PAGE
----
Dark Girls — Exposing Skin-Color Bias
“Oh you are so pretty for a dark -skin girl.” These are the words I often heard growing up and when I heard them, I did not know whether to feel proud or ashamed of the dark color of my skin. Was it a compliment or an insult? I often wanted to ask the person, “What is that supposed to mean?” However, I never did, because my southern upbringing considered such a reaction to be impolite, but that is another story. [quote] I also remember being subjected to the “paper bag” test by the grandmother and aunts of a college sweetheart in my Freshmen year.[/quote] He was a very intelligent, well-dressed, articulate, Creole Gentlemen whose complexion was much lighter than my own. It was not his skin color I was interested in, but his mentality and his manners as a gentlemen. Now, for those of you who don’t know what the paper bag test is, or ever heard of it, it is when a piece of a brown paper bag is placed against your skin (usually the arms and hands) to find out if your skin color is darker than the paper bag. If your skin color is darker than the paper bag, then you are considered “too dark”. Obviously, I failed the test because in a week’s time my sweetheart dumped me for a more “acceptable” young woman who shared the same skin color as him. This was the point in my life when color bias really hit home.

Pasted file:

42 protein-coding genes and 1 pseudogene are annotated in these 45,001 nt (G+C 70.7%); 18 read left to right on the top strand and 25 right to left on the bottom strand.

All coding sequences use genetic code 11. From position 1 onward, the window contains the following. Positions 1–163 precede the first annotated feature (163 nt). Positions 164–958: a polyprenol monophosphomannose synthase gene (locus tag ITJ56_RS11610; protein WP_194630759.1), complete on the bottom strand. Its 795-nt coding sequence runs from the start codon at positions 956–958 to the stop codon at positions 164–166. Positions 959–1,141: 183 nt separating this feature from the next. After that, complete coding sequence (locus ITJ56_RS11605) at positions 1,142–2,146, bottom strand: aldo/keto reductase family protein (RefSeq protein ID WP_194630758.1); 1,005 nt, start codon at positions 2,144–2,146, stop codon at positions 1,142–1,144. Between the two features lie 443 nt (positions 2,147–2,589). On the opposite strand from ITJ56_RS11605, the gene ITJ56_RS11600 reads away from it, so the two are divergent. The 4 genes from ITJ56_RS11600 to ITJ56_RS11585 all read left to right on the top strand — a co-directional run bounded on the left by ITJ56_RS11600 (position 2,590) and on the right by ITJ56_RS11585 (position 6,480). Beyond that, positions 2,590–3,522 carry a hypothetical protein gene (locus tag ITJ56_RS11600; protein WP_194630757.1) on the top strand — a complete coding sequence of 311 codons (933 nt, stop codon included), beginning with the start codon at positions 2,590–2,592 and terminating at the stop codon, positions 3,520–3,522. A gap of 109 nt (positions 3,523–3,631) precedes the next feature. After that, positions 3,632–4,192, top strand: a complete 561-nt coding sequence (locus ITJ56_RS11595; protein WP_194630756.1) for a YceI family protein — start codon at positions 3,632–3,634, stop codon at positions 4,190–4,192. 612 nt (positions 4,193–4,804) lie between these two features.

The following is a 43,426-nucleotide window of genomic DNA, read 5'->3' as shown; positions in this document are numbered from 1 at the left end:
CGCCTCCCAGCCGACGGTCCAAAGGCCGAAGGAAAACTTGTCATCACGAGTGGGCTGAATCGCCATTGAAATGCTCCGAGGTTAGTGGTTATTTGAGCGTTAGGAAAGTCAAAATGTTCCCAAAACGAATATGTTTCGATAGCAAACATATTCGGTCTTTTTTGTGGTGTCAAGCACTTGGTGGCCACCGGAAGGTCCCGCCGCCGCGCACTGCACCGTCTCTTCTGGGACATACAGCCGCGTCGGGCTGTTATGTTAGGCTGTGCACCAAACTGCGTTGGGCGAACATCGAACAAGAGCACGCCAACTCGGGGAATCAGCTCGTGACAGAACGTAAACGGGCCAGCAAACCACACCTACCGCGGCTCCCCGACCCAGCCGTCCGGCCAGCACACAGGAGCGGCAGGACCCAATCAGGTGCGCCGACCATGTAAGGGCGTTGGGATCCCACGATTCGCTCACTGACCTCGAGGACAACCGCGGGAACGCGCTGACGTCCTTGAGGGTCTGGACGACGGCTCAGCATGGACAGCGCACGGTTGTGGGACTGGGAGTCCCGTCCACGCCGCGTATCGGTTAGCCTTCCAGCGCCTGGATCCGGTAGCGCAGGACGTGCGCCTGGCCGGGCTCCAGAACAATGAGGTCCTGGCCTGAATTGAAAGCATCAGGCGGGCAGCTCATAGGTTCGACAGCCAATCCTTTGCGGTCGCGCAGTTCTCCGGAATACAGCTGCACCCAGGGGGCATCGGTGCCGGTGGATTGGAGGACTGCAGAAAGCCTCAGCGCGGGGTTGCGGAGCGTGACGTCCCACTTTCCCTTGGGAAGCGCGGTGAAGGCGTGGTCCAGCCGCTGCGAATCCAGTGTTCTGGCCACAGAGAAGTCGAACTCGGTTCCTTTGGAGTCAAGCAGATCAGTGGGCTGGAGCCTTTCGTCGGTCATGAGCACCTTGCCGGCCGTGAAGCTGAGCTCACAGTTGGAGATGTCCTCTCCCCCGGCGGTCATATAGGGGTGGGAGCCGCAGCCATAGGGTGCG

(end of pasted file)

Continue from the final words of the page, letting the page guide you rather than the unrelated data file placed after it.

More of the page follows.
The documentary Dark Girls exposes the deep-seated biases and attitudes about skin color that are experienced particularly by dark-skinned women, outside of and within African-American Culture. The following video preview are clips from the documentary. What are your feelings on the topic? Do you agree or disagree with statements made by the women featured in the documentary? Have you ever experienced this type of bias, if so how did it affect your attitude, or mental and emotional state? Share your thoughts, views, attitudes, and experiences on the topic, let’s talk about it. Black Doll Test